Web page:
The platform allows anyone to tell their story by creating a campaign profile, which includes an image or video and written story. At Indiegogo, you set a funding goal and offer perks to contributors, while sharing the campaign with your network, engaging fans, tracking information about contributors, and collecting money.

One of our favorite stories is that of Jessica and Sean Haley, who desperately wanted a baby but whose insurance did not cover fertility treatment. Hours after they posted “Help the Haleys Have a Baby,” money started coming in, and they reached their goal of $8,050 including $423 from a complete stranger.

We love the added value Indiegogo creates for fundraisers. They enable campaigns to offer perks in exchange for contributions, which engage fans, build trust, and provide an opportunity for more people to get involved.  One campaign offered a free morning wake up call to anyone who donates over $25. Indiegogo also helps campaigns gain and measure traction using the “GoGo Factor,” which is tracked automatically and uses a custom algorithm to determine which campaigns get promoted on the homepage, on the site’s blog, or in media mentions. The factor takes into account funding, comments, shares and other campaign activity.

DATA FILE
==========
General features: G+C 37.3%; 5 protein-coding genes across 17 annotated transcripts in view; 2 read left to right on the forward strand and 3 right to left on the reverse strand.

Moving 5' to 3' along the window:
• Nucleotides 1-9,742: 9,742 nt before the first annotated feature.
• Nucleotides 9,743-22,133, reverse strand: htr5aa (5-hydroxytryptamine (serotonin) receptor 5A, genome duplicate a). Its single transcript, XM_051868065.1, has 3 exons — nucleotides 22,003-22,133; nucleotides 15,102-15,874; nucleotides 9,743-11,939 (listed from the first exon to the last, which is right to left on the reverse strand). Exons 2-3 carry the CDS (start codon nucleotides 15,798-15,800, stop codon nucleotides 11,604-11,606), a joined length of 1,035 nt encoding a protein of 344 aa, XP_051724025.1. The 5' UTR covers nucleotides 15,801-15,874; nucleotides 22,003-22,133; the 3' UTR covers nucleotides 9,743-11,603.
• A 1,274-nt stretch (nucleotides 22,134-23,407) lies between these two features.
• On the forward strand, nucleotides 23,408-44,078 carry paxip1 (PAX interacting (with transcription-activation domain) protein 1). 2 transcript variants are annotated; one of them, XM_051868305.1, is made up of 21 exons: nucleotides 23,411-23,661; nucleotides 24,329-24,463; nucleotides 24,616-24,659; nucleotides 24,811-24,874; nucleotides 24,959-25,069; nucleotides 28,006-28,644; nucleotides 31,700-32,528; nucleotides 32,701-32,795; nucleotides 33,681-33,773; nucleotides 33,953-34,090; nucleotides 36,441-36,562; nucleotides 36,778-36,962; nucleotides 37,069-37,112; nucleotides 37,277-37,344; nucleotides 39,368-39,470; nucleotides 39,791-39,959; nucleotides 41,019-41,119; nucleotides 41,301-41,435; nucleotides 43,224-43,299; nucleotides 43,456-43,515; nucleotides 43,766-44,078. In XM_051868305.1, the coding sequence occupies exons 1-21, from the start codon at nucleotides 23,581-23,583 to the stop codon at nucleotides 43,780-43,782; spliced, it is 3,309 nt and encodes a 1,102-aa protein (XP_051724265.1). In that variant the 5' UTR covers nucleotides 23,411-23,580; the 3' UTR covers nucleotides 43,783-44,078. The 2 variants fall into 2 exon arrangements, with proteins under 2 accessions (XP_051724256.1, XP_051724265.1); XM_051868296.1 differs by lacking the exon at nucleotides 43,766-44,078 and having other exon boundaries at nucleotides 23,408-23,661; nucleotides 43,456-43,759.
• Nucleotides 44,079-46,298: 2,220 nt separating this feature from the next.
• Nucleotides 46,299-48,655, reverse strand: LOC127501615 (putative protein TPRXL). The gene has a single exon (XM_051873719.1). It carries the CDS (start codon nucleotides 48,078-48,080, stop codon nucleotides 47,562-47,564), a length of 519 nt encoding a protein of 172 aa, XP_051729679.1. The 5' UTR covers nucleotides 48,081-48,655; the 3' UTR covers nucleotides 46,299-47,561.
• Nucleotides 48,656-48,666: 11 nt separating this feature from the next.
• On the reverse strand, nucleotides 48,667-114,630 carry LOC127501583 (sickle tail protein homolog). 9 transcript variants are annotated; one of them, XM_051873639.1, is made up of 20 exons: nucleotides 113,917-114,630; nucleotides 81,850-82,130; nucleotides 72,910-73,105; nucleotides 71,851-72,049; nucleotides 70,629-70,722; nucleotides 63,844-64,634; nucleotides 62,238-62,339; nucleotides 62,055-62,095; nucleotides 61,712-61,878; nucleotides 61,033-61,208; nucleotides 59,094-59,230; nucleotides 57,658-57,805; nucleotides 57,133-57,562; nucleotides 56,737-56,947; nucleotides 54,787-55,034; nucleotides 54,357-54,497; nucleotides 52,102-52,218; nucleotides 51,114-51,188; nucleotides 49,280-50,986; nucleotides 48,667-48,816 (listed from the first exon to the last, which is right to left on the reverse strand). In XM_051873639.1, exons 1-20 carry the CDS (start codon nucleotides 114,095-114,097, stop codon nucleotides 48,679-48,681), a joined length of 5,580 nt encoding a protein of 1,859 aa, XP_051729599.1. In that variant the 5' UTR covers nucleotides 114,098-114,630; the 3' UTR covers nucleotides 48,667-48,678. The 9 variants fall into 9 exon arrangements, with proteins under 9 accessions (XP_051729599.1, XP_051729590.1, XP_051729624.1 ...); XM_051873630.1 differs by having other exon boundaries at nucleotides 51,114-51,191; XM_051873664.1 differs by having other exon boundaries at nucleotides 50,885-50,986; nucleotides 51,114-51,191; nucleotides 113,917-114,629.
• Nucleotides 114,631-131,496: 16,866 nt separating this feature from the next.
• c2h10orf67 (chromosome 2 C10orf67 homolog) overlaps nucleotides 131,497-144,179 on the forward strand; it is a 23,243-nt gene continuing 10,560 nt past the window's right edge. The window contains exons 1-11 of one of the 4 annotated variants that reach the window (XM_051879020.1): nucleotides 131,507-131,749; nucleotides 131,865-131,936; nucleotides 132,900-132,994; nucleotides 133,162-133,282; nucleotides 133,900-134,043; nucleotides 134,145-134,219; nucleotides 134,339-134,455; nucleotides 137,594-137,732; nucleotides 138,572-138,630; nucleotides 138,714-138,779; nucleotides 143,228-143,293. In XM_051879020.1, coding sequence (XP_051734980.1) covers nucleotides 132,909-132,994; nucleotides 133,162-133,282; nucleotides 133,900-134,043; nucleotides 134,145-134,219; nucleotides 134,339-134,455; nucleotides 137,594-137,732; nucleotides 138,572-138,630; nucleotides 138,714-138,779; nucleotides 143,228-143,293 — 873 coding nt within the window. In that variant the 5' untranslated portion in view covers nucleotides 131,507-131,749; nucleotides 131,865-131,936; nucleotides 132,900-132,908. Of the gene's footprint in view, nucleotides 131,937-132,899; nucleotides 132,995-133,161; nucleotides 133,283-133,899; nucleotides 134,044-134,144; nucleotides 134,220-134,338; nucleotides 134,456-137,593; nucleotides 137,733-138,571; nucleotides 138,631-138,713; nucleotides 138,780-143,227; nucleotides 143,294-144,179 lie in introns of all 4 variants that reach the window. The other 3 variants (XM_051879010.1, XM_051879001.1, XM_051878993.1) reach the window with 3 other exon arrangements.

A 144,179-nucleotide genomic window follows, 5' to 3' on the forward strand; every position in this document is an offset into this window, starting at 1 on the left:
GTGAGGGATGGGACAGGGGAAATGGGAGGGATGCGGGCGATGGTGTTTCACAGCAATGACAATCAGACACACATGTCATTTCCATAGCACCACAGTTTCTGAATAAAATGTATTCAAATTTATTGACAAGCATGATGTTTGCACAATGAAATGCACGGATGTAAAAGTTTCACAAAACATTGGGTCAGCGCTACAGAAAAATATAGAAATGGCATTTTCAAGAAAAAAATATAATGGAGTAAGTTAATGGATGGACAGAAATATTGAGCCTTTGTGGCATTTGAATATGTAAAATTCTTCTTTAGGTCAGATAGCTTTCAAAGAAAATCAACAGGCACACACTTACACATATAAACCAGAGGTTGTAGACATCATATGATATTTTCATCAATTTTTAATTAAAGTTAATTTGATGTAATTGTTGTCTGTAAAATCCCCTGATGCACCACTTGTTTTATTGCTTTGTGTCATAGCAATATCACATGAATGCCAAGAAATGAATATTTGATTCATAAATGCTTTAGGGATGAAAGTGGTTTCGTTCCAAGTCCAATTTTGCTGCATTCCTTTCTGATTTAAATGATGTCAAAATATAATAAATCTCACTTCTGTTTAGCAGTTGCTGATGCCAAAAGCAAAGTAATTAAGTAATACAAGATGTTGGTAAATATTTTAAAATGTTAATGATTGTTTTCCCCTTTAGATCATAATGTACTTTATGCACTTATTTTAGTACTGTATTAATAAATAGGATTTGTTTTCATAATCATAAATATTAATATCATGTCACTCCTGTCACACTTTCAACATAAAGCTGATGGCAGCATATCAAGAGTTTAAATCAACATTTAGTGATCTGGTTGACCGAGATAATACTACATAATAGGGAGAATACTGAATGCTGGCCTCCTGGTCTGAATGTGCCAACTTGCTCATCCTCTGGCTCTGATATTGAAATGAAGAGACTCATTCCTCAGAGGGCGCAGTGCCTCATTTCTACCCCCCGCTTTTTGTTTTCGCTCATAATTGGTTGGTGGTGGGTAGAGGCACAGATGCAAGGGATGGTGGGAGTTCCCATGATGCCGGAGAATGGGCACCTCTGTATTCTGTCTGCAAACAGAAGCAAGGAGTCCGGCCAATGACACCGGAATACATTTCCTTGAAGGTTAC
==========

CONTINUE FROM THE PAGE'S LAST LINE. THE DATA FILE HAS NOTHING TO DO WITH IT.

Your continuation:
Online fund-raising has been popular for nonprofit groups and charity events for several years, but it is only recently beginning to spread to other sectors. Indiegogo allows anyone with any cause to fund for his or her campaign.

Slava Rubin, CEO of the company, has a few tips on how to maximize results:

  • Set a two-month Deadline: The deadline for fundraising should be set for between 1-120 days, but the site sees best results on campaigns that are around 60 days long.
  • Upload a video: Rubin says campaigns with videos raise 122% more money.
  • Start now!


* One last point: the 27% IRR calculation I referenced above is from the Kauffman Foundation for angel investors in groups.  Investing in startups is highly risky and we discourage it unless you can readily lose the capital you’re investing…because most of the time, you will lose that capital.

All of the crowdfunding sites suffer some selection bias, insofar as the best entrepreneurs will get capital directly from value-added VCs/highly knowledgeable angels, not from strangers on a crowdfunding site.  Crowdfunding sites can alleviate that systematic problem by becoming vehicles for value-added angels and great startups not just to connect, but to document, diligence, and execute their transaction., and Second Market have all done this successfully, by being value-added on top of existing networks of investors and investees.

I’d be very cautious about investing in a startup on a website in the hopes of a financial return.  VCs do this as an industry, and average returns for the VC industry are mediocre at best.  However, if you are looking for rewards-based returns, e.g., getting your name in a movie, or being happy that you helped someone have a baby, then you can be very comfortable investing through crowdfunding sites such as Indiegogo.


Thanks to Raphaela Sapire and Joan Xie for help drafting this.